Hijazeen, Rima (2018) Implementation and evaluation of a computerised anticoagulation decision support tool for managing atrial fibrillation. Doctoral thesis, Keele University.

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Background: Anticoagulation therapy for patients with atrial fibrillation (AF) remains a national challenge. A decision support tool (DST) was developed to assist healthcare professionals (HCPs) in the appropriate prescribing of anticoagulants in patients with AF. This thesis aimed to evaluate the utility of the DST and associated patient decision aid (PDA) for anticoagulant decision making in clinical practice.

Methods: This study involved a series of sequential stages in the evaluation of the DST. Semi-structured interviews were conducted with forty-seven HCPs to explore their perceptions of anticoagulation prescribing decision. Using a vignette, the perspective of HCPs on the potential utility of the DST and associated PDA were explored using both semi-structured interviews and questionnaires. Second interviews were conducted approximately eight weeks from the initial contact to explore HCPs’ perspectives on the actual utility from implementing the DST and associated PDA in routine clinical practice. The perspectives of a group of AF patients’ who had experienced the DA during consultation were explored using semi-structured interviews and questionnaires.

Results: Qualitative themes elicited during initial contact revealed that anticoagulants prescribing decision can be suboptimal. Findings from the pre-intervention evaluation showed that the DST has potential to improve the quality of anticoagulants decision process. Findings from post-intervention evaluation demonstrated improvements in anticoagulants decision-making in clinical practice. Findings from fourteen patients revealed that the DA was effective in facilitating a quality decision that was informed and consistent with personal values and expectations.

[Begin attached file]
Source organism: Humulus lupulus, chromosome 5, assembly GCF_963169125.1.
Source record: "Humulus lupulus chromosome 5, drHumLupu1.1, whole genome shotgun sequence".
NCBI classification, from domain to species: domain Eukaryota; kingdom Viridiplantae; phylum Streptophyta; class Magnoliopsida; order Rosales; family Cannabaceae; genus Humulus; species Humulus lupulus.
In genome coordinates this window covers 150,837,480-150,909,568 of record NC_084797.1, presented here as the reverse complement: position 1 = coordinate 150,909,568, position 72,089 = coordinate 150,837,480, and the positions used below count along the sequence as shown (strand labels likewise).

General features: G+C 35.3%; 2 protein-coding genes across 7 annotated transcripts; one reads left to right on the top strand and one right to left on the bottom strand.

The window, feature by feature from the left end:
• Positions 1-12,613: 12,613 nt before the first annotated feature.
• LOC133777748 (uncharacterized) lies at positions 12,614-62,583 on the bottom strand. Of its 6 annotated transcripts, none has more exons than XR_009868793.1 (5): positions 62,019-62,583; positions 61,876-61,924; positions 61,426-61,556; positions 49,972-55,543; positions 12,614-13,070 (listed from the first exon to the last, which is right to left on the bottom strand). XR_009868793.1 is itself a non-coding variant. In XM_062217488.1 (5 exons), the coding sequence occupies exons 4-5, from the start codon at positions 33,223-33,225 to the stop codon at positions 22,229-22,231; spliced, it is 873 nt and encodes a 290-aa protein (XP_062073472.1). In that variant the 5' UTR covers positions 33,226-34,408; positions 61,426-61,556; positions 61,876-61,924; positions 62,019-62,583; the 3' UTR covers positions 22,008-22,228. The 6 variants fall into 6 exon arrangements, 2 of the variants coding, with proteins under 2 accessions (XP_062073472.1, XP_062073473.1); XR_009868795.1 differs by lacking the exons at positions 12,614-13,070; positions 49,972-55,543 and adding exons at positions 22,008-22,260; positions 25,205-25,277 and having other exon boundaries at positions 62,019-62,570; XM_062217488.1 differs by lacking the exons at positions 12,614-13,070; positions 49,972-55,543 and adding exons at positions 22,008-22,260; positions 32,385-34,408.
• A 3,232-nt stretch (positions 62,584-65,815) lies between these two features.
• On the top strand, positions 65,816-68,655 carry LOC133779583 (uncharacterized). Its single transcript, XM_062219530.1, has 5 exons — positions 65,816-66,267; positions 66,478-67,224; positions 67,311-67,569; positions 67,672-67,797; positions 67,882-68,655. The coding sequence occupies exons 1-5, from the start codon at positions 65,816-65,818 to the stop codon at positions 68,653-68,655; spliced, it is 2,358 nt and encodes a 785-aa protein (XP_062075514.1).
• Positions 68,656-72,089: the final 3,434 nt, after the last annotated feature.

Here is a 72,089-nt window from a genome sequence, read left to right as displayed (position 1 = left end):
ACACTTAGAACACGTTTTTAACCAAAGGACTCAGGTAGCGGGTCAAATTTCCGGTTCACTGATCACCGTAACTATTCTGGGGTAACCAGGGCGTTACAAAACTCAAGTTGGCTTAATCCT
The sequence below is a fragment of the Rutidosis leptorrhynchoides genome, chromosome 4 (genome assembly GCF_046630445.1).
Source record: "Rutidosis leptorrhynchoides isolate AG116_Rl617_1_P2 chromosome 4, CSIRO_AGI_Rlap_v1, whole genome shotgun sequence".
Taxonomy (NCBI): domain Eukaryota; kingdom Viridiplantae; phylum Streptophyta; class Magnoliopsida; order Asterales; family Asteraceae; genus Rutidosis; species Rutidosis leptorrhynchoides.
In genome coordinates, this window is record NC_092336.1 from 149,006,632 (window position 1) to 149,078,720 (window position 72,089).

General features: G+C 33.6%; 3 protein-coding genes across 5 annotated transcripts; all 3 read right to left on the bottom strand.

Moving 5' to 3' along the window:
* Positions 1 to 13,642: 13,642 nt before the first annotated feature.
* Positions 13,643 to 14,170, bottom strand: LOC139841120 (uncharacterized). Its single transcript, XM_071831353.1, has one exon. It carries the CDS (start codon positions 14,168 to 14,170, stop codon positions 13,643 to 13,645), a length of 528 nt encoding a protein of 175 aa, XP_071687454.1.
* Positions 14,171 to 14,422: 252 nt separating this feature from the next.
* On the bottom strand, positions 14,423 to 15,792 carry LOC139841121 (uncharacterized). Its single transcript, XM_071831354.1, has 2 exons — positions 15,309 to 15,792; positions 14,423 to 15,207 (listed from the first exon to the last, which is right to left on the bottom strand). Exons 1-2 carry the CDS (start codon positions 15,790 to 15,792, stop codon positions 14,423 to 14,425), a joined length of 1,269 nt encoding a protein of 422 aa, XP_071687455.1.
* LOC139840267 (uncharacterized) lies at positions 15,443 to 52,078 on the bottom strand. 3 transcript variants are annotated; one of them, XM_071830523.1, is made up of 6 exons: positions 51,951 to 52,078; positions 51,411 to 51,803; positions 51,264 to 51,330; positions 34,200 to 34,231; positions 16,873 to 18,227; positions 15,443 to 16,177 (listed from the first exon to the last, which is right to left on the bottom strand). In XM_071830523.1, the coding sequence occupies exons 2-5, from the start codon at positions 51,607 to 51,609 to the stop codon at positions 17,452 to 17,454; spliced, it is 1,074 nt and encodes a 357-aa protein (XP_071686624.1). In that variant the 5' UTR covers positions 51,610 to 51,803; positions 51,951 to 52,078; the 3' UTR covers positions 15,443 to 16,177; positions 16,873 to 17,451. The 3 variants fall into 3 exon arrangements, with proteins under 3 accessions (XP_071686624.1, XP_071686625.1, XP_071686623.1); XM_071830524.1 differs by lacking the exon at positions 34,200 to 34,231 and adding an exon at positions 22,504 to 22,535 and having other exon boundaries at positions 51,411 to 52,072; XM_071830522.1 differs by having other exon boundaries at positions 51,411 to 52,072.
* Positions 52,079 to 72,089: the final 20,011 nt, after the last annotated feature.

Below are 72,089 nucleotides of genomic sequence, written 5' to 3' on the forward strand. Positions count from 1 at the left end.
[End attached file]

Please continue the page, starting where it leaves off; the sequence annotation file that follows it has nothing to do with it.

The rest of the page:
Conclusions: This study demonstrated the positive impact the DST can have on the quality of anticoagulants decision-making in clinical practice and provides a unique contribution to the existing CDSS research. The ever-increasing demand for a quality decision-making process in clinical practice is a fertile environment for clinicians and policymakers to consider the potential impact that the DST and associated PDA can offer.

Item Type: Thesis (Doctoral)
Subjects: R Medicine > RS Pharmacy and materia medica
Divisions: Faculty of Medicine and Health Sciences > School of Pharmacy
Contributors: Chapman, SR (Thesis advisor)
White, S (Thesis advisor)
Depositing User: Lisa Bailey
Date Deposited: 30 Jul 2018 09:13
Last Modified: 08 Oct 2020 16:16
URI: https://eprints.keele.ac.uk/id/eprint/5169

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